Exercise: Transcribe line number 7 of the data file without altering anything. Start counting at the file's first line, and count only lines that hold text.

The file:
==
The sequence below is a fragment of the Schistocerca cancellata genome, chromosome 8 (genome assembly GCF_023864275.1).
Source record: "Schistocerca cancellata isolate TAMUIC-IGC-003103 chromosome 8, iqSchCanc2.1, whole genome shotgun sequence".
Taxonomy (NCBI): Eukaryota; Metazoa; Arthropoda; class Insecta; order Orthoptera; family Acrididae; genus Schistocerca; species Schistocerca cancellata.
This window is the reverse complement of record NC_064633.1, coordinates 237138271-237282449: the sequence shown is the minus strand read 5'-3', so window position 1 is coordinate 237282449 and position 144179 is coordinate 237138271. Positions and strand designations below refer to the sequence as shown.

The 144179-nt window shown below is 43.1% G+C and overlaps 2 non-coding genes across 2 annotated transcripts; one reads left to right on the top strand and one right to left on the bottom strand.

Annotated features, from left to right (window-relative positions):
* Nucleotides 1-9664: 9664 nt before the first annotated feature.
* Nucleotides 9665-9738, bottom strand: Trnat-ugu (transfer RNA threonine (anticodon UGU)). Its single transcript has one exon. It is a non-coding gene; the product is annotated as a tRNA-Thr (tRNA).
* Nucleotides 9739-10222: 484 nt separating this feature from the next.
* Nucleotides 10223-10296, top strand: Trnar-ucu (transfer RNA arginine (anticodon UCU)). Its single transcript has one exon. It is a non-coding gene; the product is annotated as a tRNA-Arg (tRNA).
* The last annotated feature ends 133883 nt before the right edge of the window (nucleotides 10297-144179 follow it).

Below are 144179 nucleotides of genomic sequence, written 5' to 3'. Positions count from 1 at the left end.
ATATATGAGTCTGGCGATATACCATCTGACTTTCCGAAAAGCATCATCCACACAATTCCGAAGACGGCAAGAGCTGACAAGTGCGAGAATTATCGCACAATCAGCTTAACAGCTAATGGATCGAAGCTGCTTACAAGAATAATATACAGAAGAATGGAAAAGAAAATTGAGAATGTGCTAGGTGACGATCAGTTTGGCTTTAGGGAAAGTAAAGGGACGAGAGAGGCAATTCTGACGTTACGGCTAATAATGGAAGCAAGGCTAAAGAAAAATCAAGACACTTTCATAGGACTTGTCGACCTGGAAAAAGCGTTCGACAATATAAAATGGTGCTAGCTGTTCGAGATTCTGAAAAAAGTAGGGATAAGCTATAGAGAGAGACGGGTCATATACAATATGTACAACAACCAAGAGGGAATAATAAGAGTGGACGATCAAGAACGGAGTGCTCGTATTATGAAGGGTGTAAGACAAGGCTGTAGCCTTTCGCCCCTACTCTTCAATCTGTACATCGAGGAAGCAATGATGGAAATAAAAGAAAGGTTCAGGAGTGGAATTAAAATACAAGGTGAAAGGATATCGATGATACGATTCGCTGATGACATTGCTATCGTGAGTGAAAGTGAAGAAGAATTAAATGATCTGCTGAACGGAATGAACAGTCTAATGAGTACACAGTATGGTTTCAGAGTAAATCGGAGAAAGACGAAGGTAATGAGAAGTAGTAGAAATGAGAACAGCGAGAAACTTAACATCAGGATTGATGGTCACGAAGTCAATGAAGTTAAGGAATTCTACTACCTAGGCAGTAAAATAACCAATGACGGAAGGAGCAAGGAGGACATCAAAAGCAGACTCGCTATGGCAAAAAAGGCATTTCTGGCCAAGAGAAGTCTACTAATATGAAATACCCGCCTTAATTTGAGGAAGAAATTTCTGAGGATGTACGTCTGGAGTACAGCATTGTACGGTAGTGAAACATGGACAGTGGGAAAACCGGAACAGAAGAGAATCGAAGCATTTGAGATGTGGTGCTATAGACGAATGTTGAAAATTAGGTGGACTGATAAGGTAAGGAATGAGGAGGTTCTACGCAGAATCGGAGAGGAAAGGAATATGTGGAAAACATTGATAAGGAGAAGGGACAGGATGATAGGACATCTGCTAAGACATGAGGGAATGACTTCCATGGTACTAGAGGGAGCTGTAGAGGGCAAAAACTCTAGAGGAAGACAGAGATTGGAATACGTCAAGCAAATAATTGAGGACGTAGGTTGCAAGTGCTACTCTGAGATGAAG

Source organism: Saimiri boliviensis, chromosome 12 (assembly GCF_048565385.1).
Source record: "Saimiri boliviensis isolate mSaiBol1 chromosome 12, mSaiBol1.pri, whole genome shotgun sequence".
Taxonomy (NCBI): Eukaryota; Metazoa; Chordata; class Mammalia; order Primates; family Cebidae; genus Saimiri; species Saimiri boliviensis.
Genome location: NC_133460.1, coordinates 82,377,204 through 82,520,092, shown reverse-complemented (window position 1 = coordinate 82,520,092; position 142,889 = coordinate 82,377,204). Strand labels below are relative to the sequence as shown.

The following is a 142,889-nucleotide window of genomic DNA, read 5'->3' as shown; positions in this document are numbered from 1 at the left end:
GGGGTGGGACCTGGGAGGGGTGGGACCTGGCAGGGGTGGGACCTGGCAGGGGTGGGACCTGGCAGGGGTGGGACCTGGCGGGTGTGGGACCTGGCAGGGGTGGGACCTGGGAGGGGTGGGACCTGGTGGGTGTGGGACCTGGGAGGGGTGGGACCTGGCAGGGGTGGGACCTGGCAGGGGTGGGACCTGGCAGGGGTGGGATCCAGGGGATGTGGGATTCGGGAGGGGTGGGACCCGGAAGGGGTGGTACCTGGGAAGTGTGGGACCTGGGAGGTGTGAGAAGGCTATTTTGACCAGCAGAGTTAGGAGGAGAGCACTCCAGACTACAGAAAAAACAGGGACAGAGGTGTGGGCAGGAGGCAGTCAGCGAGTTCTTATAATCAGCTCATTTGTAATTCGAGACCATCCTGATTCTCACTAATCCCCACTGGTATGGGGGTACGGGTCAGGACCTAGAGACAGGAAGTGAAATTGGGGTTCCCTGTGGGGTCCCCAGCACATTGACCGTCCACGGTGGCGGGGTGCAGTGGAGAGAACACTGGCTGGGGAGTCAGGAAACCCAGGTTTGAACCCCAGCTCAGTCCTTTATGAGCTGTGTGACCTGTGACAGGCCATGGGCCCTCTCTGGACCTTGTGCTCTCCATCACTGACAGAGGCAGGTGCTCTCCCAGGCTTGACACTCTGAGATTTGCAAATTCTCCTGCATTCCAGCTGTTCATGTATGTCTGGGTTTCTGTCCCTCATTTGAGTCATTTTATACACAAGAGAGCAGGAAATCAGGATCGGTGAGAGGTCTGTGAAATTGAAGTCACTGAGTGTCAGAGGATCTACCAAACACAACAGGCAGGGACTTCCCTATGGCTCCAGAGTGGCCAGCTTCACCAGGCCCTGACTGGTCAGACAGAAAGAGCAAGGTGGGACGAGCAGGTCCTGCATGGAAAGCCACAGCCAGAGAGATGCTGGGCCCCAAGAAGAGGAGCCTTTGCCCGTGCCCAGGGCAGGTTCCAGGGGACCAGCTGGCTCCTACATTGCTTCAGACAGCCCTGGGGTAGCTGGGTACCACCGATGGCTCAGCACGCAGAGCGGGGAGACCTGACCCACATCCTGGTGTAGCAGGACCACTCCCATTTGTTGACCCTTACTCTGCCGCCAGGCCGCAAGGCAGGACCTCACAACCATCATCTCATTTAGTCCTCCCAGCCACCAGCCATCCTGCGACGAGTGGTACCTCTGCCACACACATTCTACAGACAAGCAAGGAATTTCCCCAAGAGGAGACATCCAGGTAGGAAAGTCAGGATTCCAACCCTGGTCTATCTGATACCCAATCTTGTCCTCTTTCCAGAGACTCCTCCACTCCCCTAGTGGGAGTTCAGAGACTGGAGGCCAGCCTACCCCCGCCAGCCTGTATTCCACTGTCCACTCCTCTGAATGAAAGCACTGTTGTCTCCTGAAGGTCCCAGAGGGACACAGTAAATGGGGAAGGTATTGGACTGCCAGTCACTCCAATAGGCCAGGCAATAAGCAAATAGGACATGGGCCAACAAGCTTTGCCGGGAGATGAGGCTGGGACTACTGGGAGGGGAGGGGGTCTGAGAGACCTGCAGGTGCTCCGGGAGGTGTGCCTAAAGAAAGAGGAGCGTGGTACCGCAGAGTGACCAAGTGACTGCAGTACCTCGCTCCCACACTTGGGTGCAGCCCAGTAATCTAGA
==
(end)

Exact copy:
* Nucleotides 1-9664: 9664 nt before the first annotated feature.